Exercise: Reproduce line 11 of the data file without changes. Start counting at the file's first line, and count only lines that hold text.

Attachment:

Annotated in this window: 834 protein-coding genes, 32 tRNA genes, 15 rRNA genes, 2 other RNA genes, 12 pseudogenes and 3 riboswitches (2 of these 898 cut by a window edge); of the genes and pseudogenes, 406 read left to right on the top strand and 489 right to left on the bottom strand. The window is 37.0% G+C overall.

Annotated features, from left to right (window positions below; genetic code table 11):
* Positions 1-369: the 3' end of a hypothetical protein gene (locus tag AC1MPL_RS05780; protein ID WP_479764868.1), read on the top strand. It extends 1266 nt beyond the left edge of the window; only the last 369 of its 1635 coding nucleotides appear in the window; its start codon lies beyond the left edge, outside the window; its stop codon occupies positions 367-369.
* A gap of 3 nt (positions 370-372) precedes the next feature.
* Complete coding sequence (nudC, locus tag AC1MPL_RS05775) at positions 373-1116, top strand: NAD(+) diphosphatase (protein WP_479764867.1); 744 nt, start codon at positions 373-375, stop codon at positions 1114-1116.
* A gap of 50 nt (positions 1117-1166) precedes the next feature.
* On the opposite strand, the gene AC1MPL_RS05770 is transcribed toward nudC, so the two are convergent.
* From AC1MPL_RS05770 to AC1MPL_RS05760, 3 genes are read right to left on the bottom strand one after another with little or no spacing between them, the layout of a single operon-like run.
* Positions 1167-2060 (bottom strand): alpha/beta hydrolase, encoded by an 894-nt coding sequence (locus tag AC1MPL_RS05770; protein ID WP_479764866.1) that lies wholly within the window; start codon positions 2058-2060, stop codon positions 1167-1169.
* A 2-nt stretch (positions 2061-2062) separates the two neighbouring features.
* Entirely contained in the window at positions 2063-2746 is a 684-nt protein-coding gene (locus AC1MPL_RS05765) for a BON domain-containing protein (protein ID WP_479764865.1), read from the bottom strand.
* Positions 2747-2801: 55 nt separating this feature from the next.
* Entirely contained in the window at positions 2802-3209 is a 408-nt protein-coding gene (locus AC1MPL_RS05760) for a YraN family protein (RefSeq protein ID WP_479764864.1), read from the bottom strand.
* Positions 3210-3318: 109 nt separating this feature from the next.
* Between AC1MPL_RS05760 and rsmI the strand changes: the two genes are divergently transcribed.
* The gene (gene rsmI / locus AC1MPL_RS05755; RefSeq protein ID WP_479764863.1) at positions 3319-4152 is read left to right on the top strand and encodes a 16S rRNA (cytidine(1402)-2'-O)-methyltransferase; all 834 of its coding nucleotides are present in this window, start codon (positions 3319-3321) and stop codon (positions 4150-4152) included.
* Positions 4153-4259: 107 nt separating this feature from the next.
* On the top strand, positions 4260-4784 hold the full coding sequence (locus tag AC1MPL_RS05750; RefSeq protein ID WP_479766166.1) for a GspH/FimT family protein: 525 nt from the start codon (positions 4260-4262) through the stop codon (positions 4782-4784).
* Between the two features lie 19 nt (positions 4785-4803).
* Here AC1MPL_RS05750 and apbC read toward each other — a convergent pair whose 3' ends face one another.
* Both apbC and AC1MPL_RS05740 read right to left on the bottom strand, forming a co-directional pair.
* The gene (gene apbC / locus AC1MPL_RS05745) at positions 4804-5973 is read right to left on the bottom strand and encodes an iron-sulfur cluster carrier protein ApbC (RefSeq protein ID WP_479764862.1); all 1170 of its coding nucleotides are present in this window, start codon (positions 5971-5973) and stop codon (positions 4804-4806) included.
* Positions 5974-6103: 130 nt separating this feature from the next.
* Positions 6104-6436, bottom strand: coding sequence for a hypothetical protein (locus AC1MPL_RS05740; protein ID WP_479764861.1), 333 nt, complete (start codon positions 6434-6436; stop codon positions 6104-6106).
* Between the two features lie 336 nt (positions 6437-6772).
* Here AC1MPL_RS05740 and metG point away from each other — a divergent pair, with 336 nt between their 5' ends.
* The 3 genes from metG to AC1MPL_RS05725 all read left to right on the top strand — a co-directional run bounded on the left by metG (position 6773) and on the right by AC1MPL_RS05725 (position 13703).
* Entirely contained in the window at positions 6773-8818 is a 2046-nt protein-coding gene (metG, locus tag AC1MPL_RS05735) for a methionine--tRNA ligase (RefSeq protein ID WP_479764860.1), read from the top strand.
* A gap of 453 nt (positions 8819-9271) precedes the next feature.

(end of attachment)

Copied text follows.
* Entirely contained in the window at positions 2063-2746 is a 684-nt protein-coding gene (locus AC1MPL_RS05765) for a BON domain-containing protein (protein ID WP_479764865.1), read from the bottom strand.